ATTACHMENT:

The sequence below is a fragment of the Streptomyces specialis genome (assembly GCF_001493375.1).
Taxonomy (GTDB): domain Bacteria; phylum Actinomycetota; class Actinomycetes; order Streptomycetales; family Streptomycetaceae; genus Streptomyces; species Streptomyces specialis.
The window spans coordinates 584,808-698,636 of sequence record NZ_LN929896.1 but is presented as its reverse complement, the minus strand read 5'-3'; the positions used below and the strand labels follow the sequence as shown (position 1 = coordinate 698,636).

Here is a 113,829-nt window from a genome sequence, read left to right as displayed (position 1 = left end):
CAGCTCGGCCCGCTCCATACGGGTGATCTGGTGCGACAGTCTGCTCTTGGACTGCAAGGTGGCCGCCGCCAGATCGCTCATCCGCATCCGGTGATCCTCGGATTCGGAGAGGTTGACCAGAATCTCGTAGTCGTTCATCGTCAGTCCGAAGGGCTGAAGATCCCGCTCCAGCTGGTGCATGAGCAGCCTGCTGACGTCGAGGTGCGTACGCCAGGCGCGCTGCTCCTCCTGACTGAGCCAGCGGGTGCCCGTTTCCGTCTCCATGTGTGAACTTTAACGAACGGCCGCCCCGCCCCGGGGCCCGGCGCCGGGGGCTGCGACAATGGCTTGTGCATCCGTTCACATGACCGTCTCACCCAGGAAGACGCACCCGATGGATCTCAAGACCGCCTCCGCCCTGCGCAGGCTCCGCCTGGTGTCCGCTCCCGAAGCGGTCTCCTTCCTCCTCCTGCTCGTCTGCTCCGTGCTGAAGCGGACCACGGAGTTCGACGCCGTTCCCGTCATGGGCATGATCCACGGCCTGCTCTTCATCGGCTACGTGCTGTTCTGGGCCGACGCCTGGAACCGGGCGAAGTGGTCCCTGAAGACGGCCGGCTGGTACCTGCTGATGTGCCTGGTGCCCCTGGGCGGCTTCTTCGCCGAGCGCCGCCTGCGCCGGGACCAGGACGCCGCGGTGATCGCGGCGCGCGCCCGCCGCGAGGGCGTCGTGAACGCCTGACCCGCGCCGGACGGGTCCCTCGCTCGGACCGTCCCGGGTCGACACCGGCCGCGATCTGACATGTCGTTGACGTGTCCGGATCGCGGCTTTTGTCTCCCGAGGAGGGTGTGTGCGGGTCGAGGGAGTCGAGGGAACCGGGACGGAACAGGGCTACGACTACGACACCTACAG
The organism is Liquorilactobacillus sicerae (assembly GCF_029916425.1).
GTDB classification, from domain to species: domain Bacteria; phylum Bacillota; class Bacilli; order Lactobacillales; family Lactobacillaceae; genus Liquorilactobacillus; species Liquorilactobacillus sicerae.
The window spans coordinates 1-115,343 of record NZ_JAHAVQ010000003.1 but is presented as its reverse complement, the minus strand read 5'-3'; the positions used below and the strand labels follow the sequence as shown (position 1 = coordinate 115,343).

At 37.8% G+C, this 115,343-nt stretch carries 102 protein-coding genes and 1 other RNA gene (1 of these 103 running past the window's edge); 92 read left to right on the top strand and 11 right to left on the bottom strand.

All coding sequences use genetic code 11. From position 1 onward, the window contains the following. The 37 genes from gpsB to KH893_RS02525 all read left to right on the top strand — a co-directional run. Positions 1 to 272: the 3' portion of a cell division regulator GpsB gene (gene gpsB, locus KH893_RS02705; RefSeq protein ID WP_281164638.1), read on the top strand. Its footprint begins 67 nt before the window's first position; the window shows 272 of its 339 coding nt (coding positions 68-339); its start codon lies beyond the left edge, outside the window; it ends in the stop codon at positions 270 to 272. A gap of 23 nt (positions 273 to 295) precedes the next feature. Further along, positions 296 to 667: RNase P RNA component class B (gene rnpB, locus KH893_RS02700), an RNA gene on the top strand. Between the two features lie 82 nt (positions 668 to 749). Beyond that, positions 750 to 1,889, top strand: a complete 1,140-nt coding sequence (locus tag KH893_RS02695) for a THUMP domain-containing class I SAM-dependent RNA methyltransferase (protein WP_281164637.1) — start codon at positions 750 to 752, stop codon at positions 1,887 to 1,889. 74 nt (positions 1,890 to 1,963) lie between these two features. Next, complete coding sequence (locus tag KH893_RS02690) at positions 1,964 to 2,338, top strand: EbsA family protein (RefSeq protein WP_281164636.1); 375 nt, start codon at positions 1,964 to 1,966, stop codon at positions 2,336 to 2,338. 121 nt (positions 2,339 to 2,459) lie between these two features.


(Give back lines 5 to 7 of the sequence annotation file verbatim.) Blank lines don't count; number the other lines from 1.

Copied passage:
CAGCTCGGCCCGCTCCATACGGGTGATCTGGTGCGACAGTCTGCTCTTGGACTGCAAGGTGGCCGCCGCCAGATCGCTCATCCGCATCCGGTGATCCTCGGATTCGGAGAGGTTGACCAGAATCTCGTAGTCGTTCATCGTCAGTCCGAAGGGCTGAAGATCCCGCTCCAGCTGGTGCATGAGCAGCCTGCTGACGTCGAGGTGCGTACGCCAGGCGCGCTGCTCCTCCTGACTGAGCCAGCGGGTGCCCGTTTCCGTCTCCATGTGTGAACTTTAACGAACGGCCGCCCCGCCCCGGGGCCCGGCGCCGGGGGCTGCGACAATGGCTTGTGCATCCGTTCACATGACCGTCTCACCCAGGAAGACGCACCCGATGGATCTCAAGACCGCCTCCGCCCTGCGCAGGCTCCGCCTGGTGTCCGCTCCCGAAGCGGTCTCCTTCCTCCTCCTGCTCGTCTGCTCCGTGCTGAAGCGGACCACGGAGTTCGACGCCGTTCCCGTCATGGGCATGATCCACGGCCTGCTCTTCATCGGCTACGTGCTGTTCTGGGCCGACGCCTGGAACCGGGCGAAGTGGTCCCTGAAGACGGCCGGCTGGTACCTGCTGATGTGCCTGGTGCCCCTGGGCGGCTTCTTCGCCGAGCGCCGCCTGCGCCGGGACCAGGACGCCGCGGTGATCGCGGCGCGCGCCCGCCGCGAGGGCGTCGTGAACGCCTGACCCGCGCCGGACGGGTCCCTCGCTCGGACCGTCCCGGGTCGACACCGGCCGCGATCTGACATGTCGTTGACGTGTCCGGATCGCGGCTTTTGTCTCCCGAGGAGGGTGTGTGCGGGTCGAGGGAGTCGAGGGAACCGGGACGGAACAGGGCTACGACTACGACACCTACAG
The organism is Liquorilactobacillus sicerae (assembly GCF_029916425.1).
GTDB classification, from domain to species: domain Bacteria; phylum Bacillota; class Bacilli; order Lactobacillales; family Lactobacillaceae; genus Liquorilactobacillus; species Liquorilactobacillus sicerae.